Substitution vs. addition: dynamic effects

Reactions whose outcomes depend on dynamic processes is a major theme of my book and this blog. The recent study of the reaction of a nucleophile (hydroxide) with bromoacetophenones adds yet another case for post-transition state product determination.

Itoh and Yamataka have examined the reaction of hydroxide with substitutes α-bromoacetophenones 1.1 The nucleophile can attack at the carbonyl carbon or the α-carbon, though both lead ultimately to the same product, as shown in Scheme 1.

Scheme 1

B3LYP/6-31+G* computations of the reaction surface with a variety of different substituents on the phenyl ring of 1 located in all cases a single transition state for the two different reactions (addition and substitution). This TS is shown in Figure 1 for the parent case (X=H).

Figure 1. The single transition state for the addition and substitution reaction of 1 and hydroxide.

Tracing the IRC forward leads to either the carbonyl addition product or the substitution product, and which path is traced depends to some extent on the nature of the substituent. Most intriguing is that trajectories initiated at the transition state lead to both products. So once again, we see a case where a single transition state leads to two products, and product selectivity is determine by the dynamics – the initial conditions at the TS dictate which of the two products is eventually obtained.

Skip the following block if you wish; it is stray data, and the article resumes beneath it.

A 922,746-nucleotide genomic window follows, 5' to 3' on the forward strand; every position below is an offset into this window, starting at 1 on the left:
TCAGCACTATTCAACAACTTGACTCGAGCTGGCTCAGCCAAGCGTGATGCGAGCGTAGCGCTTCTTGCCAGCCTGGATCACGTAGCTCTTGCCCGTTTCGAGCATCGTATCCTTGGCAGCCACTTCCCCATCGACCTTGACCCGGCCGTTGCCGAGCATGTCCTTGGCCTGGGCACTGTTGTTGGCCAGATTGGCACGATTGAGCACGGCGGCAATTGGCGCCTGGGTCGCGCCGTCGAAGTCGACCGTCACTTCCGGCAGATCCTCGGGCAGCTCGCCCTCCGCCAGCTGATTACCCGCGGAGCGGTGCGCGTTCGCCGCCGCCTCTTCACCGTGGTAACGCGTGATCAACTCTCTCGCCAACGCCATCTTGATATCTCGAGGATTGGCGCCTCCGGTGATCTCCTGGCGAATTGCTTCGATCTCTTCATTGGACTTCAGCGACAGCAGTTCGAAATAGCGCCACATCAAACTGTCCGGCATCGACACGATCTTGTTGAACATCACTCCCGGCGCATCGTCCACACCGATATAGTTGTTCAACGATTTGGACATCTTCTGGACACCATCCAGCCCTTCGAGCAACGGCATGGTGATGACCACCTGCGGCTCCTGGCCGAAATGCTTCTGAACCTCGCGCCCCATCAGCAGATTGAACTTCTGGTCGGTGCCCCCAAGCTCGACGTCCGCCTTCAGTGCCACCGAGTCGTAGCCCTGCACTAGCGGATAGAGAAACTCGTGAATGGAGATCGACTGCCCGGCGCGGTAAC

References

(1) Itoh, S.; Yoshimura, N.; Sato, M.; Yamataka, H., "Computational Study on the Reaction Pathway of α-Bromoacetophenones with Hydroxide Ion: Possible Path Bifurcation in the Addition/Substitution Mechanism," J. Org. Chem., 2011, 70, 8294–8299, DOI: 10.1021/jo201485y

Dynamics &Substitution Steven Bachrach 24 Oct 2011 13 Comments

Topics for a new edition of Computational Organic Chemistry

I am very much contemplating a second edition of my book Computational Organic Chemistry, which is the basis of this blog. I have been in touch with Wiley and they are enthusiastic about a second edition.

Here is a list of some of the things I am contemplating as new topics for the second edition

  1. Discussion of the failures of many of the standard functionals (like B3LYP) to treat simple organics
  2. Predicting NMR, IR and ORD spectra
  3. Möbius compounds, especially aromatics
  4. π-π-stacking
  5. tunneling in carbenes (Schreiner and Allen’s great work)
  6. acidity of amino acids and remote protons